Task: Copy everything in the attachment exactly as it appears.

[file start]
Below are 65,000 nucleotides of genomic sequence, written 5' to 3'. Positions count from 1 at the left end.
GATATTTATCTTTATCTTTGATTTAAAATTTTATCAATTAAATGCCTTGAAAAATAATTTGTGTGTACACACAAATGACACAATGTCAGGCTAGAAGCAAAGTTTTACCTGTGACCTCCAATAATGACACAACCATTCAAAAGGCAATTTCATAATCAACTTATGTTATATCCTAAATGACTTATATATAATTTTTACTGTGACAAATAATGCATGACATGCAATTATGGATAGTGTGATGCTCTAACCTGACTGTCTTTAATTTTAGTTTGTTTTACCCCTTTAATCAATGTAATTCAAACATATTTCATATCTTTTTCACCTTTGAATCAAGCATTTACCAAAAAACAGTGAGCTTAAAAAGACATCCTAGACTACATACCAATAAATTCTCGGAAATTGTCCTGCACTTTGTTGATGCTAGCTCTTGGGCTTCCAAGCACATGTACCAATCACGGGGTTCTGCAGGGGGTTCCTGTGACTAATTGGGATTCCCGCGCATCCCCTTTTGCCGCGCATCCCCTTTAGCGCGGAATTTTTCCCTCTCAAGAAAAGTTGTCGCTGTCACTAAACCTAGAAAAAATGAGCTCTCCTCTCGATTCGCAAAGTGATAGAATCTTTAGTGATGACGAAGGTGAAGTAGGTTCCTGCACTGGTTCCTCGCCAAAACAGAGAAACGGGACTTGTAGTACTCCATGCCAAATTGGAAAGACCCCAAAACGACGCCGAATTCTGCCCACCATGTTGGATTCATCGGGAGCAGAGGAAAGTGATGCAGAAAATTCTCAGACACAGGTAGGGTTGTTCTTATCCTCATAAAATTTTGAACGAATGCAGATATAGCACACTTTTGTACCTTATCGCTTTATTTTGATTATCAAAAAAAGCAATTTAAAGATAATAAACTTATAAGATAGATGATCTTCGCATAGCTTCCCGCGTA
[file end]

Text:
Below are 65,000 nucleotides of genomic sequence, written 5' to 3'. Positions count from 1 at the left end.
GATATTTATCTTTATCTTTGATTTAAAATTTTATCAATTAAATGCCTTGAAAAATAATTTGTGTGTACACACAAATGACACAATGTCAGGCTAGAAGCAAAGTTTTACCTGTGACCTCCAATAATGACACAACCATTCAAAAGGCAATTTCATAATCAACTTATGTTATATCCTAAATGACTTATATATAATTTTTACTGTGACAAATAATGCATGACATGCAATTATGGATAGTGTGATGCTCTAACCTGACTGTCTTTAATTTTAGTTTGTTTTACCCCTTTAATCAATGTAATTCAAACATATTTCATATCTTTTTCACCTTTGAATCAAGCATTTACCAAAAAACAGTGAGCTTAAAAAGACATCCTAGACTACATACCAATAAATTCTCGGAAATTGTCCTGCACTTTGTTGATGCTAGCTCTTGGGCTTCCAAGCACATGTACCAATCACGGGGTTCTGCAGGGGGTTCCTGTGACTAATTGGGATTCCCGCGCATCCCCTTTTGCCGCGCATCCCCTTTAGCGCGGAATTTTTCCCTCTCAAGAAAAGTTGTCGCTGTCACTAAACCTAGAAAAAATGAGCTCTCCTCTCGATTCGCAAAGTGATAGAATCTTTAGTGATGACGAAGGTGAAGTAGGTTCCTGCACTGGTTCCTCGCCAAAACAGAGAAACGGGACTTGTAGTACTCCATGCCAAATTGGAAAGACCCCAAAACGACGCCGAATTCTGCCCACCATGTTGGATTCATCGGGAGCAGAGGAAAGTGATGCAGAAAATTCTCAGACACAGGTAGGGTTGTTCTTATCCTCATAAAATTTTGAACGAATGCAGATATAGCACACTTTTGTACCTTATCGCTTTATTTTGATTATCAAAAAAAGCAATTTAAAGATAATAAACTTATAAGATAGATGATCTTCGCATAGCTTCCCGCGTA